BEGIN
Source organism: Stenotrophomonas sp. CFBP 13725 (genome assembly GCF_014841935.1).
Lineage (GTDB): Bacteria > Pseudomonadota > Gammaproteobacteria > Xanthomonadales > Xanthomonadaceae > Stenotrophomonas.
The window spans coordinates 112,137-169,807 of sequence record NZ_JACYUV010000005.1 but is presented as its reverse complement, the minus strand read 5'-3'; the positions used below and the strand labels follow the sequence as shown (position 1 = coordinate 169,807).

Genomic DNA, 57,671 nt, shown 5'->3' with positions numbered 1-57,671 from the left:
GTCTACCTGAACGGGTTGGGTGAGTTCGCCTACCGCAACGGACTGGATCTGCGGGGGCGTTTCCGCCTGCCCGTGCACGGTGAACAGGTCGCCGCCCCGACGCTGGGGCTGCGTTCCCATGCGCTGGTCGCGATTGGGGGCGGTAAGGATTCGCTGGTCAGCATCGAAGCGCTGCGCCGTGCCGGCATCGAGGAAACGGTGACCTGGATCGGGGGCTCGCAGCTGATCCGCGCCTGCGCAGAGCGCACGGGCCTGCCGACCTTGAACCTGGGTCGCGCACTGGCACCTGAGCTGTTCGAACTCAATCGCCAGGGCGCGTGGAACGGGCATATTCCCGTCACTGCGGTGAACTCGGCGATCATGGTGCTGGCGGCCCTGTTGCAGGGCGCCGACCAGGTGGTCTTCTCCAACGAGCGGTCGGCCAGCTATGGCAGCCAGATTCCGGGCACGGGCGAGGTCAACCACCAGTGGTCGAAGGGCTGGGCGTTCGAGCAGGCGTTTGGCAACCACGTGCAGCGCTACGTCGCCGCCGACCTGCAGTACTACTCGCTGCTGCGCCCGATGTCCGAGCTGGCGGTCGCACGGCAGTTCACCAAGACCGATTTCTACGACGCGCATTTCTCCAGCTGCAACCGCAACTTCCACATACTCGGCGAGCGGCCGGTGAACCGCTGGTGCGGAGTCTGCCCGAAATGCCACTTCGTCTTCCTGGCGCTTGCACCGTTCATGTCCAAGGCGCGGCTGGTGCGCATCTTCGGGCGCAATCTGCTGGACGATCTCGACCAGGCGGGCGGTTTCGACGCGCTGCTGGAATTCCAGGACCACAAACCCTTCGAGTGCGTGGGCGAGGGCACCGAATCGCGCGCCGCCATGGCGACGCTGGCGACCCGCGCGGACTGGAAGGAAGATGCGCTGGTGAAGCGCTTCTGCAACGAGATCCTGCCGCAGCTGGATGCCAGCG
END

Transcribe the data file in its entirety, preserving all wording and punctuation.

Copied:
Source organism: Stenotrophomonas sp. CFBP 13725 (genome assembly GCF_014841935.1).
Lineage (GTDB): Bacteria > Pseudomonadota > Gammaproteobacteria > Xanthomonadales > Xanthomonadaceae > Stenotrophomonas.
The window spans coordinates 112,137-169,807 of sequence record NZ_JACYUV010000005.1 but is presented as its reverse complement, the minus strand read 5'-3'; the positions used below and the strand labels follow the sequence as shown (position 1 = coordinate 169,807).

Genomic DNA, 57,671 nt, shown 5'->3' with positions numbered 1-57,671 from the left:
GTCTACCTGAACGGGTTGGGTGAGTTCGCCTACCGCAACGGACTGGATCTGCGGGGGCGTTTCCGCCTGCCCGTGCACGGTGAACAGGTCGCCGCCCCGACGCTGGGGCTGCGTTCCCATGCGCTGGTCGCGATTGGGGGCGGTAAGGATTCGCTGGTCAGCATCGAAGCGCTGCGCCGTGCCGGCATCGAGGAAACGGTGACCTGGATCGGGGGCTCGCAGCTGATCCGCGCCTGCGCAGAGCGCACGGGCCTGCCGACCTTGAACCTGGGTCGCGCACTGGCACCTGAGCTGTTCGAACTCAATCGCCAGGGCGCGTGGAACGGGCATATTCCCGTCACTGCGGTGAACTCGGCGATCATGGTGCTGGCGGCCCTGTTGCAGGGCGCCGACCAGGTGGTCTTCTCCAACGAGCGGTCGGCCAGCTATGGCAGCCAGATTCCGGGCACGGGCGAGGTCAACCACCAGTGGTCGAAGGGCTGGGCGTTCGAGCAGGCGTTTGGCAACCACGTGCAGCGCTACGTCGCCGCCGACCTGCAGTACTACTCGCTGCTGCGCCCGATGTCCGAGCTGGCGGTCGCACGGCAGTTCACCAAGACCGATTTCTACGACGCGCATTTCTCCAGCTGCAACCGCAACTTCCACATACTCGGCGAGCGGCCGGTGAACCGCTGGTGCGGAGTCTGCCCGAAATGCCACTTCGTCTTCCTGGCGCTTGCACCGTTCATGTCCAAGGCGCGGCTGGTGCGCATCTTCGGGCGCAATCTGCTGGACGATCTCGACCAGGCGGGCGGTTTCGACGCGCTGCTGGAATTCCAGGACCACAAACCCTTCGAGTGCGTGGGCGAGGGCACCGAATCGCGCGCCGCCATGGCGACGCTGGCGACCCGCGCGGACTGGAAGGAAGATGCGCTGGTGAAGCGCTTCTGCAACGAGATCCTGCCGCAGCTGGATGCCAGCG